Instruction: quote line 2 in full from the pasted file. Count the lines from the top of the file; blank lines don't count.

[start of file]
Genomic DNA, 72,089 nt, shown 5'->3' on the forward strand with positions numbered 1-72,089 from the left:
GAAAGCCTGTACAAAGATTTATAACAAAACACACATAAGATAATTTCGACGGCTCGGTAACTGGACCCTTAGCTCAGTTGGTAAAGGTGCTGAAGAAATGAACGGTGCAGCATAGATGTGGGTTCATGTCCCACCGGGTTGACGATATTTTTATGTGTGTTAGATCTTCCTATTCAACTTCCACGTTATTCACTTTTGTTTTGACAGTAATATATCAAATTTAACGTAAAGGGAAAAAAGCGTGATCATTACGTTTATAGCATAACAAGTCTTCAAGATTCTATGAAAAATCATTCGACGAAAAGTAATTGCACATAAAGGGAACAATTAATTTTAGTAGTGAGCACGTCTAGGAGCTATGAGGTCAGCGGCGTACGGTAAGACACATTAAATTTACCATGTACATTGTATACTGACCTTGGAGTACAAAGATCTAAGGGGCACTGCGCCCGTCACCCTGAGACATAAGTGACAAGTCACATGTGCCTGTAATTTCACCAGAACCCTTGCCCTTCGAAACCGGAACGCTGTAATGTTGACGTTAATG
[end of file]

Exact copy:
GAAAGCCTGTACAAAGATTTATAACAAAACACACATAAGATAATTTCGACGGCTCGGTAACTGGACCCTTAGCTCAGTTGGTAAAGGTGCTGAAGAAATGAACGGTGCAGCATAGATGTGGGTTCATGTCCCACCGGGTTGACGATATTTTTATGTGTGTTAGATCTTCCTATTCAACTTCCACGTTATTCACTTTTGTTTTGACAGTAATATATCAAATTTAACGTAAAGGGAAAAAAGCGTGATCATTACGTTTATAGCATAACAAGTCTTCAAGATTCTATGAAAAATCATTCGACGAAAAGTAATTGCACATAAAGGGAACAATTAATTTTAGTAGTGAGCACGTCTAGGAGCTATGAGGTCAGCGGCGTACGGTAAGACACATTAAATTTACCATGTACATTGTATACTGACCTTGGAGTACAAAGATCTAAGGGGCACTGCGCCCGTCACCCTGAGACATAAGTGACAAGTCACATGTGCCTGTAATTTCACCAGAACCCTTGCCCTTCGAAACCGGAACGCTGTAATGTTGACGTTAATG